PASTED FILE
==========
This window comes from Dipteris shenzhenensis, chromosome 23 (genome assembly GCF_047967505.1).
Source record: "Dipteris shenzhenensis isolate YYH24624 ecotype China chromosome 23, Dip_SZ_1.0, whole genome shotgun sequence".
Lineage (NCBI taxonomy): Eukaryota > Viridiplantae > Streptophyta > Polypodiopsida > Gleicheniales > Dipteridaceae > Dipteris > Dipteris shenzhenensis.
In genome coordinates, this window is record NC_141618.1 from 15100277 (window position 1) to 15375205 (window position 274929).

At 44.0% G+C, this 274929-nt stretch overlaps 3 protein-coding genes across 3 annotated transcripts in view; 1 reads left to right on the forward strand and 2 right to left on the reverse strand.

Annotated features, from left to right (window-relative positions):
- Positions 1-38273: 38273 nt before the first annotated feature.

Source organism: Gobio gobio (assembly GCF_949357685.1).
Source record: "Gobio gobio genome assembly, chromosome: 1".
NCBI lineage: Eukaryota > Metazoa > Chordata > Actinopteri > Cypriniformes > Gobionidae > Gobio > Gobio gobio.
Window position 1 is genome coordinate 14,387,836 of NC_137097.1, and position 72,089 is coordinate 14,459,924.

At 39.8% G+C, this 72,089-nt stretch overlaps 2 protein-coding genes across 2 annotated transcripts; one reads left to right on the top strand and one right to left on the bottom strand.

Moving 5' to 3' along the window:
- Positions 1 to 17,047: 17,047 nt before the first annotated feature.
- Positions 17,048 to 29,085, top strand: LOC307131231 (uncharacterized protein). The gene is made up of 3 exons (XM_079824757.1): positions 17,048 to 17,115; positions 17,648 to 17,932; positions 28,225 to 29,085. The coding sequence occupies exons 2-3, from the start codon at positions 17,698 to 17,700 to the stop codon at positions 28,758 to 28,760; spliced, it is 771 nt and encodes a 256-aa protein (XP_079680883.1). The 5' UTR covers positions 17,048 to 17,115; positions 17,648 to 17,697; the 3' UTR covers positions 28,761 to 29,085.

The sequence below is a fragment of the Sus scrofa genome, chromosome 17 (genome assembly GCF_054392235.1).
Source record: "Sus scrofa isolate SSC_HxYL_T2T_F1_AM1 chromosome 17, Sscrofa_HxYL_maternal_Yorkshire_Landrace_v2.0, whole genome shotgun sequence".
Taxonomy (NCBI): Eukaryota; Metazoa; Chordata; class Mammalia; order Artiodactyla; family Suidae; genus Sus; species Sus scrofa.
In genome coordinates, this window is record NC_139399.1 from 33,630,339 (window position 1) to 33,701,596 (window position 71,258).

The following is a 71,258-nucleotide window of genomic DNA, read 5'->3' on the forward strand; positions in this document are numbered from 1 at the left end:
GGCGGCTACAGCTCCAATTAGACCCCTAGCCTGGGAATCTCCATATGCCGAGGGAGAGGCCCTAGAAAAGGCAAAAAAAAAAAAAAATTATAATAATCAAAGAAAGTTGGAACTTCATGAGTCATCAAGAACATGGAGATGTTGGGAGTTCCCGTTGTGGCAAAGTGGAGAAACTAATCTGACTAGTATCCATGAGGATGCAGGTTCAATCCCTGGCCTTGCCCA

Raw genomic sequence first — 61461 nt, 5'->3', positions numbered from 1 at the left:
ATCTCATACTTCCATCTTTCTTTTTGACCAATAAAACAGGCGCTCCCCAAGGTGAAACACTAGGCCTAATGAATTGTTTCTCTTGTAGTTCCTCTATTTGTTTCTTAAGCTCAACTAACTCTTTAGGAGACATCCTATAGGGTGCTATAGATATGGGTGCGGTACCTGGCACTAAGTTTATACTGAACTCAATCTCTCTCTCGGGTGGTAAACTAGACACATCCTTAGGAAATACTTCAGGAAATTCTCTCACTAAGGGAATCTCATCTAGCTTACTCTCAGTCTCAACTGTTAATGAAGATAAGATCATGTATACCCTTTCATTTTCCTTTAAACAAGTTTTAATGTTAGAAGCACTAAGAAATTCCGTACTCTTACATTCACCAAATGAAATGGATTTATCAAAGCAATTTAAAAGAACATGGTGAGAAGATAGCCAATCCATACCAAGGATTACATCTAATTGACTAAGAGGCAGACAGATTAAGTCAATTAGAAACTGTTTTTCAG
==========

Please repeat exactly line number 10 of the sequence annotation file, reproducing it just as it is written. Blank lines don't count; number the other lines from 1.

NCBI lineage: Eukaryota > Metazoa > Chordata > Actinopteri > Cypriniformes > Gobionidae > Gobio > Gobio gobio.